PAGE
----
The upcoming refurbishment of the Palace of Westminster means the UK Parliament needs to move – but with minimal disruptions. Gensler has proposed they don’t have to move very far. Instead, the architecture firm has come up with a plan that would allow parliament to conduct business on a floating structure on the River Thames. The modular construction, named Project Poseidon would be both cost effective for taxpayers and visually stunning for passersby.

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It is estimated the refurbishment may take up to six years to complete, leaving Parliament in a bind and possibly having to work in multiple, separate locations. Gensler’s solution makes sure government business remains under one roof and enjoys the natural security of the surrounding river. The 8,600 square meter structure would be made out of steel platforms and a wooden frame with a design inspired by the hammer-beam roof of Westminster Hall.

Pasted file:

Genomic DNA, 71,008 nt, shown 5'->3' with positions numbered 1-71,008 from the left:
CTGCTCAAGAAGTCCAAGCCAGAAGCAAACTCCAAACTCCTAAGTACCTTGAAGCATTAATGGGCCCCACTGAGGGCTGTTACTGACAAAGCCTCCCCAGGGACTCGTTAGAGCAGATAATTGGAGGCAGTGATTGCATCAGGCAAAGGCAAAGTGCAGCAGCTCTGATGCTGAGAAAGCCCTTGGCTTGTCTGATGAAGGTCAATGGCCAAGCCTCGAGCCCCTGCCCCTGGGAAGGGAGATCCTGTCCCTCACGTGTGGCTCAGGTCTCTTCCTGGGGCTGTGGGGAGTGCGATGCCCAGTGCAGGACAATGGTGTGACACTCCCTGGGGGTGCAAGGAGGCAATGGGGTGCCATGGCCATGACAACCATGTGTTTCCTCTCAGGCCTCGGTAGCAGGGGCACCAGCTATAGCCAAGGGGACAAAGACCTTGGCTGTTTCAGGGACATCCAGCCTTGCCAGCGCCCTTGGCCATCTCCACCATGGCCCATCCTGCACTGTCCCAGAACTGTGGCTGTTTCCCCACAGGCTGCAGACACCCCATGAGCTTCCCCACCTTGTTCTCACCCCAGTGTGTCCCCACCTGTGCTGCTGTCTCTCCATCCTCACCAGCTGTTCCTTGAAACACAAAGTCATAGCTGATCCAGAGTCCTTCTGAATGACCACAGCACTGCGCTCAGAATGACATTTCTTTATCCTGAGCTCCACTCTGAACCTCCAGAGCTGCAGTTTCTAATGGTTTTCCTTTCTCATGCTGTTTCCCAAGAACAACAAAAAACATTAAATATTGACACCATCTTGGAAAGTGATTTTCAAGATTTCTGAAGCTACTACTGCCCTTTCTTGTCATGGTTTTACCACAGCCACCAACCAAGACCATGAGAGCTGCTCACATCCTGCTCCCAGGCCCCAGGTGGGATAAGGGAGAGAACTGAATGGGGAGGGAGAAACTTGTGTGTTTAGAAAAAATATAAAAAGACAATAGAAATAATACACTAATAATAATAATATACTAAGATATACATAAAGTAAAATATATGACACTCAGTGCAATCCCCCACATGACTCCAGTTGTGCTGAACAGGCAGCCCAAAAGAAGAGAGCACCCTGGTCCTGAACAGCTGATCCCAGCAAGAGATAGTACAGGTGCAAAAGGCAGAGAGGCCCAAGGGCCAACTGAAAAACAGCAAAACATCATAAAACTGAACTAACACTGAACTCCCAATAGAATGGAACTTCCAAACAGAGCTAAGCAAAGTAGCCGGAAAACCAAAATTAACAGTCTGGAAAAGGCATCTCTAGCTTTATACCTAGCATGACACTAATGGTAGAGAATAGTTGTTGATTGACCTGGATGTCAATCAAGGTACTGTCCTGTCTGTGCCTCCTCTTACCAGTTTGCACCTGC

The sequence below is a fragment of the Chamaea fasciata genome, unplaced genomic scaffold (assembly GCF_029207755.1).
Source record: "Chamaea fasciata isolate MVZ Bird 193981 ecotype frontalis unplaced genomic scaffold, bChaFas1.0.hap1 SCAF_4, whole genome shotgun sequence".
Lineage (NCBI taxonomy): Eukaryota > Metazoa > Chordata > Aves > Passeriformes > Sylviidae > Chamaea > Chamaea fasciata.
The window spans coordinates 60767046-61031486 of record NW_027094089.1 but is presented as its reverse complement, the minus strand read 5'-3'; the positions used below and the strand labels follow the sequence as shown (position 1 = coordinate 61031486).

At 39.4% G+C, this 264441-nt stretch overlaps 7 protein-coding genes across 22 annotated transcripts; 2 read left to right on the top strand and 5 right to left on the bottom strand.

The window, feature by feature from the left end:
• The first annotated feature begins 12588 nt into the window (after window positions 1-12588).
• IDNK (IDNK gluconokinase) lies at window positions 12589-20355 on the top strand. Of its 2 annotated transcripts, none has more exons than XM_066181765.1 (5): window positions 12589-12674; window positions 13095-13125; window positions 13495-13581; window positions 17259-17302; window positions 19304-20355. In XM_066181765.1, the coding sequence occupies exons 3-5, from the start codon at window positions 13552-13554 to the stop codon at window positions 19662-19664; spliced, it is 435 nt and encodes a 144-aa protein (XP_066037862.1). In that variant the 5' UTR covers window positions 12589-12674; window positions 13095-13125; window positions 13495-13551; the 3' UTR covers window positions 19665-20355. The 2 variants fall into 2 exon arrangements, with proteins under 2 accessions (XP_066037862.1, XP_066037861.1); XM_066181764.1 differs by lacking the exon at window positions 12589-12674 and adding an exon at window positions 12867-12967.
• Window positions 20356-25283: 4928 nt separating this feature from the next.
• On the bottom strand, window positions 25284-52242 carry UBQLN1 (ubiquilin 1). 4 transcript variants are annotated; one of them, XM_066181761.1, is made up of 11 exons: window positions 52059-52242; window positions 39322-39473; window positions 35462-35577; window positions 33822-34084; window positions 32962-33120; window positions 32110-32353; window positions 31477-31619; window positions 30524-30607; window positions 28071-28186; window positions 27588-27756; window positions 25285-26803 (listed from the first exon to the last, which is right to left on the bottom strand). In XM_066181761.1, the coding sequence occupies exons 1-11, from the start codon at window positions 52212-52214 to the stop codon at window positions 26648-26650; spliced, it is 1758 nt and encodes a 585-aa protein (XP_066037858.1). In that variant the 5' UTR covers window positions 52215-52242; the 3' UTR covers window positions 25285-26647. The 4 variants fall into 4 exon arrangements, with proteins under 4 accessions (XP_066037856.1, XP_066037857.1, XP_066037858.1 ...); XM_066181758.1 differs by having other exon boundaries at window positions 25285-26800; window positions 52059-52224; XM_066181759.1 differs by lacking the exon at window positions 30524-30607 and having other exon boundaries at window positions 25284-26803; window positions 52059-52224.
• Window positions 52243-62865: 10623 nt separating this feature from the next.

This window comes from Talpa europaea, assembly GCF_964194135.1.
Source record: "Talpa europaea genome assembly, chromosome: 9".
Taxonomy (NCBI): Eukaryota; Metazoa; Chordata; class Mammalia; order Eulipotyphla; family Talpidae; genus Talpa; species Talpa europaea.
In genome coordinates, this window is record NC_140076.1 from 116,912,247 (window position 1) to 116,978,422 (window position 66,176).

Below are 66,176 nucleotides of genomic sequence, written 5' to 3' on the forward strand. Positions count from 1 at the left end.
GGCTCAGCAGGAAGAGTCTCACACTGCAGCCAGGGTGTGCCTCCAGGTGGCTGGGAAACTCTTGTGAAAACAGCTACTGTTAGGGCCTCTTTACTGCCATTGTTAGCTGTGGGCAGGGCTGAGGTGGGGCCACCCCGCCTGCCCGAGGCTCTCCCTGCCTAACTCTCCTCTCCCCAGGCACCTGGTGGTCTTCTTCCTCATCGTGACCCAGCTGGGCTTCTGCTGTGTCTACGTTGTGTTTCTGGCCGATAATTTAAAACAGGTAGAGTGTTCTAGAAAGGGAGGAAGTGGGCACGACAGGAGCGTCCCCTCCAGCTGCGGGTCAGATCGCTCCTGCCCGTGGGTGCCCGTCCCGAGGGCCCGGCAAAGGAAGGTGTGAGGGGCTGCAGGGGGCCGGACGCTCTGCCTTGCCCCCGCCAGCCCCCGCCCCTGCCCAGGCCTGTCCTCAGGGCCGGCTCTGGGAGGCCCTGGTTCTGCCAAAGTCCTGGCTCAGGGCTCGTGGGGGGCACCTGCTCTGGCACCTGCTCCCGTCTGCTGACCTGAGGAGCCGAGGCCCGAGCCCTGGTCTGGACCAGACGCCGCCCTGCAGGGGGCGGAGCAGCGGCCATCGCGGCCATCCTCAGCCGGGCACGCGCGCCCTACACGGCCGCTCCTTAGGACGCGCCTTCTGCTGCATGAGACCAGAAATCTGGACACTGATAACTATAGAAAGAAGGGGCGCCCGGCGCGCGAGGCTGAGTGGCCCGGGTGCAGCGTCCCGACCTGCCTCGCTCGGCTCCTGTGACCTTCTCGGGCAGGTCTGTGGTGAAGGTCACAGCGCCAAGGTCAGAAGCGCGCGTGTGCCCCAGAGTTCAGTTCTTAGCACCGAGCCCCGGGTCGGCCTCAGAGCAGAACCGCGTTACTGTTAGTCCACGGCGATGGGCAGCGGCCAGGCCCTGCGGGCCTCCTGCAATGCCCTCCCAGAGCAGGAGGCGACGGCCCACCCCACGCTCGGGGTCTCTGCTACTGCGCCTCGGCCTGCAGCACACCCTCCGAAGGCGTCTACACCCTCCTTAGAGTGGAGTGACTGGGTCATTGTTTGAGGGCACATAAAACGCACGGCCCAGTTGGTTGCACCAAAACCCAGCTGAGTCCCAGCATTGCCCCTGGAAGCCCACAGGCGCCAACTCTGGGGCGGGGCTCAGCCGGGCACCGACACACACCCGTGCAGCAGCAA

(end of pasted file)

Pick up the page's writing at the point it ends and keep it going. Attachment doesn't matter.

Related: Gensler proposes floating Thames Airport to ease airport congestion in London

Construction of floating Project Poseidon could take as little as three years, taking place at a handful of shipyards around the UK. The pieces could be shipped across the Thames to be assembled in their final place, only 10 meters away from the Palace of Westminster. Duncan Swinhoe, Regional Managing Principal at Gensler, excitedly boasts the future applications of the floating structure: “Once the refurbishment of the Palace is complete, the modular structure could be relocated and adapted to provide a permanent legacy such as a Museum for Democracy or alternatively a new parliament for an emerging overseas democracy.”

Via World Architecture News

Images via Gensler